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Jon Bon Jovi Death Hoax Perpetrator Reveals Why He Started Rumor

Jon Bon Jovi ($125 million)
Tim Mosenfelder/Getty Images
Jon Bon Jovi at the New Orleans Jazz & Heritage Festival

Musician Jeffrey Goho said he was unhappy with the singer's non-musical endeavors, which included a new restaurant and appearing in Advil commercials.

The identity of the Grinch who tried to ruin Christmas for Bon Jovi fans by spreading the hoax of rocker Jon Bon Jovi’s demise has been revealed to be Jeffrey Goho, a musician from Pennsylvania.

Goho, a vocalist for the band, Minutia, told The Asbury Park Press that he started the rumor because he was upset that all news about Bon Jovi -- including opening his new restaurant and appearing in Advil commercials -- had nothing to do with the singer’s music career.

"All I heard was 'Bon Jovi this,' 'Bon Jovi's starting a restaurant,' " Goho told the paper. "What was the latest one? The Advil commercial? It was like, 'Jeez, [Bon Jovi] was a household name due to music, not business.' "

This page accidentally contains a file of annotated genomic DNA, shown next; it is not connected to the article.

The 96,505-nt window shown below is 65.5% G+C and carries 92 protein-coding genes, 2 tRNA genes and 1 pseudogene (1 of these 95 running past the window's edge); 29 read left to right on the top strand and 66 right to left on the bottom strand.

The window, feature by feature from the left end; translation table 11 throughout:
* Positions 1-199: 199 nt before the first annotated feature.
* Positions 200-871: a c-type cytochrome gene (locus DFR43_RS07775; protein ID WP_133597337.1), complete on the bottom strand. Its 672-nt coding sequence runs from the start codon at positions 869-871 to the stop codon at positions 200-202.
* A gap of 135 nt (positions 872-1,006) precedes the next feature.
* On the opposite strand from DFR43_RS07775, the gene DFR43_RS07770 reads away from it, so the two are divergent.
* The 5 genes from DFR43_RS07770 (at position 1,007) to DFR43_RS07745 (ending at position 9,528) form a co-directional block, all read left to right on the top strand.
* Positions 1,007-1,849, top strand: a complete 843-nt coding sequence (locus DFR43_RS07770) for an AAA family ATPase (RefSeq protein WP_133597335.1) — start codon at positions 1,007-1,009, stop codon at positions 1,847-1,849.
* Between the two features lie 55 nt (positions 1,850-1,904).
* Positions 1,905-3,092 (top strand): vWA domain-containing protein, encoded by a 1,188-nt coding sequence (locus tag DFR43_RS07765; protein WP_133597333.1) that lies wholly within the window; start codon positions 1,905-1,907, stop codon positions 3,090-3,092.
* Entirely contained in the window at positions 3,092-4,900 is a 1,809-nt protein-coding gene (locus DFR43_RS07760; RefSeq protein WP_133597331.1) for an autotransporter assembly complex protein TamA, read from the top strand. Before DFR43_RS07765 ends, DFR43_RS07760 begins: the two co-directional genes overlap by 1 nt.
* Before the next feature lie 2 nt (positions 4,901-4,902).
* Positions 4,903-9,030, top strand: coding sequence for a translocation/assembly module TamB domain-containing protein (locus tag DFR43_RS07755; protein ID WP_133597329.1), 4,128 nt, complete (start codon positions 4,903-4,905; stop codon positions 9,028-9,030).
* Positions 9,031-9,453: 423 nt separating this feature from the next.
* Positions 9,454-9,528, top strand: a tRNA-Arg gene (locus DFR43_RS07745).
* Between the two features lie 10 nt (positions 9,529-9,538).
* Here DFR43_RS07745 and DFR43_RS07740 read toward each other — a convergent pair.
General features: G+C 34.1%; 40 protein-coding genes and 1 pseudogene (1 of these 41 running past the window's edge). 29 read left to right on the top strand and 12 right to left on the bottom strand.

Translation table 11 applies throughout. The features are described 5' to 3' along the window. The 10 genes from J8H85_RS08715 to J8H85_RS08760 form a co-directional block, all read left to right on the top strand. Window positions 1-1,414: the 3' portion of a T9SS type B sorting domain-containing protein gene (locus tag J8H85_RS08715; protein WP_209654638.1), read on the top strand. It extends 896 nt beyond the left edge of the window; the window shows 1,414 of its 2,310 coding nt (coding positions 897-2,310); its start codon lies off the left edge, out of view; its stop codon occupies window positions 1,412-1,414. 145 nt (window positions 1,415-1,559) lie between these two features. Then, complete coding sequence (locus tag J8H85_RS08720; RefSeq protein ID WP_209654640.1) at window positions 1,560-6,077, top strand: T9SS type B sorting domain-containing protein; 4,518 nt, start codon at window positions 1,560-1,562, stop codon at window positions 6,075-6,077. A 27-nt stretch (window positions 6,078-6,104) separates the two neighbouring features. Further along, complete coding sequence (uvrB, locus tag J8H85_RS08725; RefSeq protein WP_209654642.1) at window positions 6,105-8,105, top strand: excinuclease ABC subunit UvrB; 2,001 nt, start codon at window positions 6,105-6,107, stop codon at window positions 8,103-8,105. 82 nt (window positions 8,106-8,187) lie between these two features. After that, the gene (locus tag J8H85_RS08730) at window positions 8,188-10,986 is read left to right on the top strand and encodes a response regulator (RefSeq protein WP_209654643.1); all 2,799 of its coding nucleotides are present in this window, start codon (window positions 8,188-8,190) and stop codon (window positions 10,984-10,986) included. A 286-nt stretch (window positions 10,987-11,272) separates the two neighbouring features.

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The hoax reported that the singer was found in a coma at the Empress Hotel in Asbury Park. It then said hundreds of reporters were camped outside Jersey Shore Medical Center in Neptune awaiting news of his condition. The report referred to a bogus press release as a source.

Bon Jovi blasted back that evening with a photo of himself under a tree holding a sign that said, “Heaven Looks a Lot Like New Jersey,” and appeared with Bobby Bandiera at the Hope Show in Red Bank that night, where he cracked several jokes about his untimely demise.

Since then, Goho has been on his own PR campaign to make sure Bon Jovi fans don’t give his band a bad name on his Facebook page.

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“Please stop sending attached hate mail to my fellow band members,” Goho wrote on his status update. “They are in no way involved.”

He referred that he was getting a “s#$tload of backlash from my most recent stunt,” on his page, as well.

Goho told the Asbury Park Press that he realizes now that Bon Jovi’s “household name" status has "made the tri-state area prosper, hence more musicians having more available places to go, more people to play to, and I was quite wrong."

He did acknowledge that he has gained some new fans from the incident, “but it wasn't my initial intention. I never really thought it would get out of the state of Pennsylvania."